News Courts

Thursday 28 August 2014

Couple awarded €291k after home ruined by damp

Tim Healy

Published 25/06/2014 | 02:30

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Dolores Nimmo
Dolores Nimmo

A COUPLE have been awarded €291,000 after the High Court heard their newly constructed dream home turned to a nightmare because of damp and they eventually had to leave it.

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Dolores and Stephen Nimmo sued builders Mulreid Construction Ltd over its failure to install a proper damp course on the new two-storey over basement house at Tallansfield Manor, Tallanstown, Dundalk, Co Louth.

The couple paid Mulreid, of Ardee, Co Louth, €326,000 to build the house which they moved into in May 2006.

The court heard that instead of a proper damp course, a thin plastic barrier, similar to a radon barrier, was put in during construction of the foundation with the result that dampness seeped into the house.

Judgment was entered last year against Mulreid Construction in absence of a defence and yesterday the case came before Mr Justice John Hedigan for assessment of damages. There was no appearance for Mulreid yesterday.

The judge said it was the type of case relating to poor quality building that was too often before the courts. It was supposed to be the Nimmos' dream home but it turned out to be a nightmare and he was sorry for the trouble they had endured.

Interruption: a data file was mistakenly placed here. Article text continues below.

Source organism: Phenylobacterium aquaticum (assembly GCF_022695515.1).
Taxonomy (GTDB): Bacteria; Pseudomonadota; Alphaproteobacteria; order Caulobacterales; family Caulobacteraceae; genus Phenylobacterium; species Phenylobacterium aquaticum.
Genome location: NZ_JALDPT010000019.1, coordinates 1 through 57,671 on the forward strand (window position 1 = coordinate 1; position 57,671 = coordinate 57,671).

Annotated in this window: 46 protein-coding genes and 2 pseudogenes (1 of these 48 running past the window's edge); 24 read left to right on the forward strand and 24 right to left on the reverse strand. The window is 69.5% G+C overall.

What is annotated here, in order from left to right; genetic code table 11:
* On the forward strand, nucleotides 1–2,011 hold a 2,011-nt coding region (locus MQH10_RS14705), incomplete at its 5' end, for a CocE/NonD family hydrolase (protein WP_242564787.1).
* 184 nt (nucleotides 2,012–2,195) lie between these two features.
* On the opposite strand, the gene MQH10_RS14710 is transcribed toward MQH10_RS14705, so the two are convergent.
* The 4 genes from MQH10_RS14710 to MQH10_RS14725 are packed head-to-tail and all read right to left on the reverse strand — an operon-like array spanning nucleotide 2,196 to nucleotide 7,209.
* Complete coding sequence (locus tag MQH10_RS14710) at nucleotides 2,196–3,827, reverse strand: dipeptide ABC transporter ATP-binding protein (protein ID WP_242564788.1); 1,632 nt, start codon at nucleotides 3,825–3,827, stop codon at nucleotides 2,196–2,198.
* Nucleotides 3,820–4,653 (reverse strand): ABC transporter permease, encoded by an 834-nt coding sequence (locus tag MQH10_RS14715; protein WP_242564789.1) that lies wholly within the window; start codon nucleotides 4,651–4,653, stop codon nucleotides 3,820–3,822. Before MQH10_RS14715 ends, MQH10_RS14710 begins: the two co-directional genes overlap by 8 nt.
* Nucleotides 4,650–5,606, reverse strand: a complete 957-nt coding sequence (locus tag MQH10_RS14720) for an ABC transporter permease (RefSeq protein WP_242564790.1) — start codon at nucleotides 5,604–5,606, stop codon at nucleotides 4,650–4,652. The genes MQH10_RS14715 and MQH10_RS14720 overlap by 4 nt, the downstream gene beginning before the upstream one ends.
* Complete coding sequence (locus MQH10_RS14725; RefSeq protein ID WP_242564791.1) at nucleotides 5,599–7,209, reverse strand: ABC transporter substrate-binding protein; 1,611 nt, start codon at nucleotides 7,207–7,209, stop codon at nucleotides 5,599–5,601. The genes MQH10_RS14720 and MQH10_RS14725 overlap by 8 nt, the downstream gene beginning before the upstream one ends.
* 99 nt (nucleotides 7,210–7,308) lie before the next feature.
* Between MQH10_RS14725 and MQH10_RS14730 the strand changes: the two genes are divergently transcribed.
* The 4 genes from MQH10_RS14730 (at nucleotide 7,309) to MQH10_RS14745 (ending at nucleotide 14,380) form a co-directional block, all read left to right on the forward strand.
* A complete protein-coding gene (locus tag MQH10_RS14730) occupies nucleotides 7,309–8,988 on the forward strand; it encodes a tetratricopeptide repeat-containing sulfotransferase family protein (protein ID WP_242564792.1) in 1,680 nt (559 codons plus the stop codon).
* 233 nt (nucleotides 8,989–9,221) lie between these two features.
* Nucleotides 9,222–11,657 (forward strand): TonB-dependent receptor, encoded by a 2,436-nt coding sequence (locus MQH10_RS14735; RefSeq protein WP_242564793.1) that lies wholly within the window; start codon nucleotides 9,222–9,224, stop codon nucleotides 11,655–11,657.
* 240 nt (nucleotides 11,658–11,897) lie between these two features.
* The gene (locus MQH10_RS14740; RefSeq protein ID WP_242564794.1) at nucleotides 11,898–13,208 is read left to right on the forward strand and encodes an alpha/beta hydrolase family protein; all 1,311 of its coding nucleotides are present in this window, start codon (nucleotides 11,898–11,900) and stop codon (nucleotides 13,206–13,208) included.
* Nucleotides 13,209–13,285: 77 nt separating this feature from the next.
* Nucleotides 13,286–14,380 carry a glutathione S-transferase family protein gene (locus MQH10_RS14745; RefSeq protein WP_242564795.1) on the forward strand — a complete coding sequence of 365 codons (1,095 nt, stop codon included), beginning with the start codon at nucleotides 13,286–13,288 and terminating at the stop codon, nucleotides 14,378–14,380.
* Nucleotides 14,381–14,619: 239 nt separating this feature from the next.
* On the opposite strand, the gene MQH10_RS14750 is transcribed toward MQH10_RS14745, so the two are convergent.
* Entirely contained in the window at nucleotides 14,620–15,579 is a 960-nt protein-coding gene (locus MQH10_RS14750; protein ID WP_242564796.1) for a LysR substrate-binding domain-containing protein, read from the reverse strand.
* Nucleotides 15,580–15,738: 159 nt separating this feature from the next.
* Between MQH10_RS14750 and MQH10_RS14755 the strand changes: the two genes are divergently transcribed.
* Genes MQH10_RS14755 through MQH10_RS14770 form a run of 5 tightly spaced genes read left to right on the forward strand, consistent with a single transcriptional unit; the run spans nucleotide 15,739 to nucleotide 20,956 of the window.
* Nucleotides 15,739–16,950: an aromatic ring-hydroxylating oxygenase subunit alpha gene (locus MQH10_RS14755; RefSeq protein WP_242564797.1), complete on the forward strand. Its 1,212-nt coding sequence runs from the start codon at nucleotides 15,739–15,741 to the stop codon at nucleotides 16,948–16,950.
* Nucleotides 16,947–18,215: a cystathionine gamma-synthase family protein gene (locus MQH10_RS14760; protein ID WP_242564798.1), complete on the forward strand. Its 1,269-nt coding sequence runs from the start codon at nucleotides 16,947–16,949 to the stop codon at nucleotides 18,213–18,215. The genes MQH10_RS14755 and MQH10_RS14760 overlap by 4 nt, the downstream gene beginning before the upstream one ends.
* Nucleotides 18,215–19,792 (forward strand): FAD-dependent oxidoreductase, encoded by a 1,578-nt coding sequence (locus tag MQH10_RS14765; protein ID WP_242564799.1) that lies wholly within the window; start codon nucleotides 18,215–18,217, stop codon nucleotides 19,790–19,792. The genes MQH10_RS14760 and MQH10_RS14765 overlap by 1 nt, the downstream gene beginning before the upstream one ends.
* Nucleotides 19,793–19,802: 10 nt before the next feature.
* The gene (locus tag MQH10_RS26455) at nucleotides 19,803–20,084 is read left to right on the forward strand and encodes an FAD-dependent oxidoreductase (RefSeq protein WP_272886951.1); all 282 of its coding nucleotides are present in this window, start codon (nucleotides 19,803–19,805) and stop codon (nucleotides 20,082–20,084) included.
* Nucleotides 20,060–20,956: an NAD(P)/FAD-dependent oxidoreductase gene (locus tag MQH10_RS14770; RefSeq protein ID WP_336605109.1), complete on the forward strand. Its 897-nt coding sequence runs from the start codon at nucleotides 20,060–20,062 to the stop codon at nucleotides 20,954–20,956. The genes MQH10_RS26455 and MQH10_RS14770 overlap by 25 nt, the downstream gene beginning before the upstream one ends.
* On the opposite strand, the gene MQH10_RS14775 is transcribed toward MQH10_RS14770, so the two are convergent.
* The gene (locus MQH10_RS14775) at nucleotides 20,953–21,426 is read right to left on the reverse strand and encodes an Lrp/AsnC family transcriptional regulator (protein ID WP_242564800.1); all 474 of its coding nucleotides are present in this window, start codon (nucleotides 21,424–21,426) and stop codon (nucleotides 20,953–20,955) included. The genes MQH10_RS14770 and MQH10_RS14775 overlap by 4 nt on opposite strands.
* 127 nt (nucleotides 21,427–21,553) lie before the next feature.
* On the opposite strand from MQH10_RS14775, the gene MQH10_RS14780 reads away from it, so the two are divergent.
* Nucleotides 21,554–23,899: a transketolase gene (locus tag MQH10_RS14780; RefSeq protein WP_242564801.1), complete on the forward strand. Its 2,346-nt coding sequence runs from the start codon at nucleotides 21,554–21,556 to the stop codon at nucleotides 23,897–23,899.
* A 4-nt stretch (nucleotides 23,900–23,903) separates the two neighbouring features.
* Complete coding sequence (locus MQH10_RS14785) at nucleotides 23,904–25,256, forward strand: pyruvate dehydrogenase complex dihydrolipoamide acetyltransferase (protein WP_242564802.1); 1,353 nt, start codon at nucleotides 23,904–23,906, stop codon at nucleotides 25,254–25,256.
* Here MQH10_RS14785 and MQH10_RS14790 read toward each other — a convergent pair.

He awarded them €131,609 for the cost of repairing the damp problem along with €160,000 for trauma and suffering.

Mrs Nimmo told the court that she, her husband and three children had moved from Dublin to Dundalk into what they expected would be a dream home.

Problems

The house was very costly to heat and there were a number of other problems which Mrs Nimmo brought to the attention of Mulreid's Shane Rogers who himself lived in one of the houses in the small Tallanstown development.

He initially said he would deal with the problems but eventually refused to engage with her and she decided to take legal action.

Mrs Nimmo said the family lived in the house for six years before deciding to move out.

They employed a building surveyor who inspected the house in 2008 and found extensive damp mould growth in the basement.

The expert, who said a radon barrier type plastic membrane rather than a proper damp course was installed in the house, believed the damp problem could be rectified at a total cost of €131,609.

Irish Independent

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